Today there are numerous demonstrations in countries such as Rumania, Hungary and even in the Czech Republic. Many people protest against austerity cuts and the governments' anti-social so called "reforms." But many condemn all politicians -- government and opposition alike -- claiming that they are all corrupt. This anti-political politics is not even as constructive as Havel┤s concept was to a certain extent in the late 1980s. Today┤s anti-political politics is the result of deep disillusionment with democracy (and with the unfulfilled promises of 1989), of resentment provoked by the destruction of social state and by numerous corruption scandals involving top politicians. The government┤s approach is simple. With reference to primitive ideological phrases they reduce income into public budgets, which enables them then to claim that there are no resources and thus the state cannot provide a given public service, which necessitates the entry of private capital. This results in the reduction of pensions, in higher school fees, high health care fees, etc. And poverty and unemployment rise, as well as the wealth of a few entrepreneurs and politicians.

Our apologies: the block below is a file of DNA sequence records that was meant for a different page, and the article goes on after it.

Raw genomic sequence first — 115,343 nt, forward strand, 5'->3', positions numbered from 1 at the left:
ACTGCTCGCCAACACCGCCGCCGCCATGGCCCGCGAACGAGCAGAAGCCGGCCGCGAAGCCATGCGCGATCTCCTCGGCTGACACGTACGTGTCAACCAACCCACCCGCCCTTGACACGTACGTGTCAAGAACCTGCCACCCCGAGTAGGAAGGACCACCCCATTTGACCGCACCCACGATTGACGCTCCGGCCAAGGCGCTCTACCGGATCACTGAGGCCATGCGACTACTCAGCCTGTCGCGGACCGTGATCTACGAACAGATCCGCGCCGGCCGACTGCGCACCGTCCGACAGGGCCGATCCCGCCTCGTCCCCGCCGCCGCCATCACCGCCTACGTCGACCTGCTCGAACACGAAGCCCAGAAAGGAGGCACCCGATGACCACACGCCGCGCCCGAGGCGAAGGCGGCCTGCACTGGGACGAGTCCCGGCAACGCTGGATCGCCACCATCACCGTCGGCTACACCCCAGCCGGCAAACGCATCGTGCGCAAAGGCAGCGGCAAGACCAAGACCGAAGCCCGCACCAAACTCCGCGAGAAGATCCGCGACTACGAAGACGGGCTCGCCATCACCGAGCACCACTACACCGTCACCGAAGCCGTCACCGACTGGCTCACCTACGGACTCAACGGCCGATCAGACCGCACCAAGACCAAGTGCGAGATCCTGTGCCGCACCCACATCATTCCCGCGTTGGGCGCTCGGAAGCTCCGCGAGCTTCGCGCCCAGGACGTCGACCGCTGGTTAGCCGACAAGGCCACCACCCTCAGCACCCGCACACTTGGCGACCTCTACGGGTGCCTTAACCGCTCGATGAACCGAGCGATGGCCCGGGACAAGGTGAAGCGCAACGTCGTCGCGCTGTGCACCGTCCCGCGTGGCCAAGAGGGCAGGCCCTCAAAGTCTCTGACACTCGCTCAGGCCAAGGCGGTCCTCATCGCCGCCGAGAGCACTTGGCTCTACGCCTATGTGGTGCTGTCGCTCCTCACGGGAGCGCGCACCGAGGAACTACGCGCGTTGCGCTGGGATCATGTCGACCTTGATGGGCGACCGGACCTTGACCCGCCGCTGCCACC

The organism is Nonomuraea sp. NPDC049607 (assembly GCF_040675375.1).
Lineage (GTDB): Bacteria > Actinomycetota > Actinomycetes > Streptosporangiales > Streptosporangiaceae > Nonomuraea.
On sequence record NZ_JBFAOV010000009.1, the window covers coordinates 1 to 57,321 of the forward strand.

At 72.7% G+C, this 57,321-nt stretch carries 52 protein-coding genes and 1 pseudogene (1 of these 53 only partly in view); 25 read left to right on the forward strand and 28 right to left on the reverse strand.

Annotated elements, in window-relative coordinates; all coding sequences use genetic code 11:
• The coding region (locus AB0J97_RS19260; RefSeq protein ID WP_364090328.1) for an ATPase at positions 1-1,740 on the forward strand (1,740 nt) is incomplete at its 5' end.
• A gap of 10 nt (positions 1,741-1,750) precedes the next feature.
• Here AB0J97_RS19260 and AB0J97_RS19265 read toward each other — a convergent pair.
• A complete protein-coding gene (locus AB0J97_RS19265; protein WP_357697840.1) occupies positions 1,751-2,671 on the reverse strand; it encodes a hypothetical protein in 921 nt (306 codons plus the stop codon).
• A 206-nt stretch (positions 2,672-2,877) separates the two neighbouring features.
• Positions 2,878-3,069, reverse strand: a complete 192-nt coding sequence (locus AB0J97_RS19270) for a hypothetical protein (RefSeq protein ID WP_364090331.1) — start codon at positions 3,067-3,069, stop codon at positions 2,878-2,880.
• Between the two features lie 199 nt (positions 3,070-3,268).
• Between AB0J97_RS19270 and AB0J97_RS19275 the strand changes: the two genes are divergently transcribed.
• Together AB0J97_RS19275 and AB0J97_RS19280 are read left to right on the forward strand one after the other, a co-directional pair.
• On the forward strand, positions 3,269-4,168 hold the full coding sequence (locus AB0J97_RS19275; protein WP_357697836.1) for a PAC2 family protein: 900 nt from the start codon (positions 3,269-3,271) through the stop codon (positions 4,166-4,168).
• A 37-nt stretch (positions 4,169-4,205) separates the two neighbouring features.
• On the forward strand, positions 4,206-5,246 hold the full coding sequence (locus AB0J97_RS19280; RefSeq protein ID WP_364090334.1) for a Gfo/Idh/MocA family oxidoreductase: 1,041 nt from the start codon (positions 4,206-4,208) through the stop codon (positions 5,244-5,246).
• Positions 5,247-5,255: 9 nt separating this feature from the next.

This development opens space for the emergence of new populist and nationalist groups and even extremists with a certain brownish coating. At the same time a space is also opened up for new civic initiatives on the Left that are very sceptical towards the established leftist parties such as the Social Democratic or the Communist party. They have been encouraged by the U.S. Occupy Wall Street movement and by Spanish indignados rather than by Arab protesters. They feel themselves to be an integral part of the 99 percent. But these protests are also marked by a significant degree of na´vetÚ, inexperience and disorganisation. Ironically, while they employ radical terminology, they advocate policies that can be described as reformist. They stress the need to renew their own identity on the basis of old ideals of freedom, equality and solidarity as the fundamental ethical values. This is in line with the arguments used by the late Tony Judt whose book Ill Fares the Land is currently very popular. They clearly strive for old values to be implemented by an entirely new model, not for cosmetic changes of the current model of capitalism. But they are not clear how this new model should function.